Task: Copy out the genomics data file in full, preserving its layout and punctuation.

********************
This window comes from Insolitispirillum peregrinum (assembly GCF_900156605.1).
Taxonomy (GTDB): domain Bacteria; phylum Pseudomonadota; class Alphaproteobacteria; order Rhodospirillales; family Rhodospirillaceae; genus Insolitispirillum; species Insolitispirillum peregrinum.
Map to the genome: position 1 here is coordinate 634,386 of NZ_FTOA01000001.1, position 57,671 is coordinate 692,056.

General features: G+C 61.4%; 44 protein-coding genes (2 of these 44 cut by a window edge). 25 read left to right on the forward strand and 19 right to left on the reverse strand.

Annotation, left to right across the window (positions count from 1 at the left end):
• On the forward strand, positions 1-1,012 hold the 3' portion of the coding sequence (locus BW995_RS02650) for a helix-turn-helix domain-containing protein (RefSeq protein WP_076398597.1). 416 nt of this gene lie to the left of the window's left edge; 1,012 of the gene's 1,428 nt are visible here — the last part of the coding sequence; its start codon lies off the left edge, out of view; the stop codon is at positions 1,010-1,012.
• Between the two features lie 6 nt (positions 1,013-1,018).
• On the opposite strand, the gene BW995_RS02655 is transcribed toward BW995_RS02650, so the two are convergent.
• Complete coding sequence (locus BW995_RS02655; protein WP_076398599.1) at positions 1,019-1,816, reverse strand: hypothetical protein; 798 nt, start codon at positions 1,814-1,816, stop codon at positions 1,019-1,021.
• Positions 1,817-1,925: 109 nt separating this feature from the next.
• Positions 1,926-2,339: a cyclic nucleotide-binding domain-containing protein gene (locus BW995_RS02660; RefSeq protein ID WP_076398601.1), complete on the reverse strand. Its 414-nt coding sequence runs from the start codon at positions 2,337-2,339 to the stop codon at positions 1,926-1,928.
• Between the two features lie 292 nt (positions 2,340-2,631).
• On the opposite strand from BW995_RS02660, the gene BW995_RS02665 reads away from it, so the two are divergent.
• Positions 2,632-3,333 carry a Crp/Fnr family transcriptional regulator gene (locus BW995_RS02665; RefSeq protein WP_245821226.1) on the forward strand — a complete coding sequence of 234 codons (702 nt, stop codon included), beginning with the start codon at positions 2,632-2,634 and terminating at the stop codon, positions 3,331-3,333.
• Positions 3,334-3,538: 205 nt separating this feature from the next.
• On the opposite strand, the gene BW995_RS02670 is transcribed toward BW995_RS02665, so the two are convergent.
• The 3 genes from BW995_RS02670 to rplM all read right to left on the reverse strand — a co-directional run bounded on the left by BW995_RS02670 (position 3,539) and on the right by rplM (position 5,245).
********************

This window comes from Insolitispirillum peregrinum (assembly GCF_900156605.1).
Taxonomy (GTDB): domain Bacteria; phylum Pseudomonadota; class Alphaproteobacteria; order Rhodospirillales; family Rhodospirillaceae; genus Insolitispirillum; species Insolitispirillum peregrinum.
Map to the genome: position 1 here is coordinate 634,386 of NZ_FTOA01000001.1, position 57,671 is coordinate 692,056.

General features: G+C 61.4%; 44 protein-coding genes (2 of these 44 cut by a window edge). 25 read left to right on the forward strand and 19 right to left on the reverse strand.

Annotation, left to right across the window (positions count from 1 at the left end):
• On the forward strand, positions 1-1,012 hold the 3' portion of the coding sequence (locus BW995_RS02650) for a helix-turn-helix domain-containing protein (RefSeq protein WP_076398597.1). 416 nt of this gene lie to the left of the window's left edge; 1,012 of the gene's 1,428 nt are visible here — the last part of the coding sequence; its start codon lies off the left edge, out of view; the stop codon is at positions 1,010-1,012.
• Between the two features lie 6 nt (positions 1,013-1,018).
• On the opposite strand, the gene BW995_RS02655 is transcribed toward BW995_RS02650, so the two are convergent.
• Complete coding sequence (locus BW995_RS02655; protein WP_076398599.1) at positions 1,019-1,816, reverse strand: hypothetical protein; 798 nt, start codon at positions 1,814-1,816, stop codon at positions 1,019-1,021.
• Positions 1,817-1,925: 109 nt separating this feature from the next.
• Positions 1,926-2,339: a cyclic nucleotide-binding domain-containing protein gene (locus BW995_RS02660; RefSeq protein ID WP_076398601.1), complete on the reverse strand. Its 414-nt coding sequence runs from the start codon at positions 2,337-2,339 to the stop codon at positions 1,926-1,928.
• Between the two features lie 292 nt (positions 2,340-2,631).
• On the opposite strand from BW995_RS02660, the gene BW995_RS02665 reads away from it, so the two are divergent.
• Positions 2,632-3,333 carry a Crp/Fnr family transcriptional regulator gene (locus BW995_RS02665; RefSeq protein WP_245821226.1) on the forward strand — a complete coding sequence of 234 codons (702 nt, stop codon included), beginning with the start codon at positions 2,632-2,634 and terminating at the stop codon, positions 3,331-3,333.
• Positions 3,334-3,538: 205 nt separating this feature from the next.
• On the opposite strand, the gene BW995_RS02670 is transcribed toward BW995_RS02665, so the two are convergent.
• The 3 genes from BW995_RS02670 to rplM all read right to left on the reverse strand — a co-directional run bounded on the left by BW995_RS02670 (position 3,539) and on the right by rplM (position 5,245).